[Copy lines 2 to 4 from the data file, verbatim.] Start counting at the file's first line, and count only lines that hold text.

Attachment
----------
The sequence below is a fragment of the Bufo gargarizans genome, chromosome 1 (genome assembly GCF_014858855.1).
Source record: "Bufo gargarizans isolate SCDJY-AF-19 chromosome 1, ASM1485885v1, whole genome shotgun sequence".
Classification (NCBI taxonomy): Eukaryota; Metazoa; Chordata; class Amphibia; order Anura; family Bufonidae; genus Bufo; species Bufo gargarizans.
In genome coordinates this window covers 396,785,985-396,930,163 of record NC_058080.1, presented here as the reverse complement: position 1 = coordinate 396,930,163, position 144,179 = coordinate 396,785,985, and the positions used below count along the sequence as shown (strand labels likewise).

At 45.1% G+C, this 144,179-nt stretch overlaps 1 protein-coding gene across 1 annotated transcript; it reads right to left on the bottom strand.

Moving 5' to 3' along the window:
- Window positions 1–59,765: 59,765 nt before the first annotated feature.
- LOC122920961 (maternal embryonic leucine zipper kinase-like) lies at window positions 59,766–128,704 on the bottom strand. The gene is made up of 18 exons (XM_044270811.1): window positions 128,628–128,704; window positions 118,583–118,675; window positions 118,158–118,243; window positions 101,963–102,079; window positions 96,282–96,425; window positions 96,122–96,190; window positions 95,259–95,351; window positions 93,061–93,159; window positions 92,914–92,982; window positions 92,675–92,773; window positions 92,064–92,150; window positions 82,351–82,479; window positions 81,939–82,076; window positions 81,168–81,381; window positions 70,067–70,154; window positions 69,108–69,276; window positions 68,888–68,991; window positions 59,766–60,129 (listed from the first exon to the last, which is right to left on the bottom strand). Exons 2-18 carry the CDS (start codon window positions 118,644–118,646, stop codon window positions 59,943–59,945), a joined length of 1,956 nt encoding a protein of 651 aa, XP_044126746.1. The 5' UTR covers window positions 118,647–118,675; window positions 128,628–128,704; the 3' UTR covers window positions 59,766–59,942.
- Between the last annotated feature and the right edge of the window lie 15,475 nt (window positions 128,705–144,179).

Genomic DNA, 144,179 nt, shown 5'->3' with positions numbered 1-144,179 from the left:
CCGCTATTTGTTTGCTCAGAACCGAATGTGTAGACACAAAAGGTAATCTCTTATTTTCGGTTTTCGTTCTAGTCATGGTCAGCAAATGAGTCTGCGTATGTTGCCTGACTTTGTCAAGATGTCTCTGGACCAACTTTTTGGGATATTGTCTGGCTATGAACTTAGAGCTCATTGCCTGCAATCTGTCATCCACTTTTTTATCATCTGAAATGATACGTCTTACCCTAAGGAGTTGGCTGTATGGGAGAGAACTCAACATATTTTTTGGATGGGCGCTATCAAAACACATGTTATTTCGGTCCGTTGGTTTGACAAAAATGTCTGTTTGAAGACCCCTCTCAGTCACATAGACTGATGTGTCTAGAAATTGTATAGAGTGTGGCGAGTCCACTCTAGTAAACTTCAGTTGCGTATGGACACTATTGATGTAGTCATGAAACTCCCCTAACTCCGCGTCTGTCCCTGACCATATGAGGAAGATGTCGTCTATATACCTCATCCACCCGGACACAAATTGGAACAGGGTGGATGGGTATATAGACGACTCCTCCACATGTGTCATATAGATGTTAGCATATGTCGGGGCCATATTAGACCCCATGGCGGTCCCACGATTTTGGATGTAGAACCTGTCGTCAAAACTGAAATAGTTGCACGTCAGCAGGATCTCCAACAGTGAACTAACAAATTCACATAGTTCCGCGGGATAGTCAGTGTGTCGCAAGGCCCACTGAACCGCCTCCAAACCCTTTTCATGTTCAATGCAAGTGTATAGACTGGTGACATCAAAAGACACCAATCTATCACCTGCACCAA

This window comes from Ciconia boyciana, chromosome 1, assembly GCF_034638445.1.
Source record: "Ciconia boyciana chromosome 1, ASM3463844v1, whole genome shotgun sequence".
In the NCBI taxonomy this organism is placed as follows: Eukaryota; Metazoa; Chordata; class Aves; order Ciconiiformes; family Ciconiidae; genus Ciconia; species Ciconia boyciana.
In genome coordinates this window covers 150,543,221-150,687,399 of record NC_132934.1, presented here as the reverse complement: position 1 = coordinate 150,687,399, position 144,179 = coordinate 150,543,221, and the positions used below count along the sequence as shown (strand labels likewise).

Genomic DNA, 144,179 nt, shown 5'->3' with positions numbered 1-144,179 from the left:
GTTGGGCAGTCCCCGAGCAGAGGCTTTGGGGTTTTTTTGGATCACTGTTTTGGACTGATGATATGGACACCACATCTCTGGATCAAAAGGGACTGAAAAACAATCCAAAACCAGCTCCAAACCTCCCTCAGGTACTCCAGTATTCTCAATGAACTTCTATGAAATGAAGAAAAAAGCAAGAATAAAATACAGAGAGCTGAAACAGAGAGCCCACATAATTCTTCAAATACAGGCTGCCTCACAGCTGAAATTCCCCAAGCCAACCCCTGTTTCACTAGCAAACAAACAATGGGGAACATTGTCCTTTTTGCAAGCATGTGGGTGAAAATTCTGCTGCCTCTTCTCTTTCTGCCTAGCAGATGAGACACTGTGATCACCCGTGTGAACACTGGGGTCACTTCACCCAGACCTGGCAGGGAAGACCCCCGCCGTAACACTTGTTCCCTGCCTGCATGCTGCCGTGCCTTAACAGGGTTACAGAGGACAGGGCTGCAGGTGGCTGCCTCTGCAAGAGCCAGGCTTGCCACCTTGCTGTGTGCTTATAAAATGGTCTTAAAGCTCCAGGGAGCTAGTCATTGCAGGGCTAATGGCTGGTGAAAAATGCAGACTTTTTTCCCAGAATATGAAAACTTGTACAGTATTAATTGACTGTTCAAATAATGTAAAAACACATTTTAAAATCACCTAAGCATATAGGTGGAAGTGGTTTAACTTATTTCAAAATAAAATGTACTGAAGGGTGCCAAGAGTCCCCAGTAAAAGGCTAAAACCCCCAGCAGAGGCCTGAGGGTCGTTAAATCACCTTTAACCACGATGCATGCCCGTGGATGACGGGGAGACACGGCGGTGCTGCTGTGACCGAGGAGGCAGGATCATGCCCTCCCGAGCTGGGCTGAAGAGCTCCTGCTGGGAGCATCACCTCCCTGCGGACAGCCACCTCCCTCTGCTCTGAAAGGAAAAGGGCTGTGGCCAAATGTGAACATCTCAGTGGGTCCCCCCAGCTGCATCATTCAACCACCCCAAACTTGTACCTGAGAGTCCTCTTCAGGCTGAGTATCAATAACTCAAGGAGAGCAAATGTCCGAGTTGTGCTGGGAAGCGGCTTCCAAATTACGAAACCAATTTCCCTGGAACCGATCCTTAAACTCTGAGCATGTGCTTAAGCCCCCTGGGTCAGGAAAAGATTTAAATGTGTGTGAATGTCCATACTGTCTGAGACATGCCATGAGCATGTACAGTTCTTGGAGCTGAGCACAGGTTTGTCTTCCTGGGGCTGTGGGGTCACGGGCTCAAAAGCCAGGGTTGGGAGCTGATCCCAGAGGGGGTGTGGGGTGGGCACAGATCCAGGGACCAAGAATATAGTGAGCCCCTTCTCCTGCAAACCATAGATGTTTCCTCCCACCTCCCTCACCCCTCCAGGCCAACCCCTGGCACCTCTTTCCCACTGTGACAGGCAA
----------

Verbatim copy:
Source record: "Bufo gargarizans isolate SCDJY-AF-19 chromosome 1, ASM1485885v1, whole genome shotgun sequence".
Classification (NCBI taxonomy): Eukaryota; Metazoa; Chordata; class Amphibia; order Anura; family Bufonidae; genus Bufo; species Bufo gargarizans.
In genome coordinates this window covers 396,785,985-396,930,163 of record NC_058080.1, presented here as the reverse complement: position 1 = coordinate 396,930,163, position 144,179 = coordinate 396,785,985, and the positions used below count along the sequence as shown (strand labels likewise).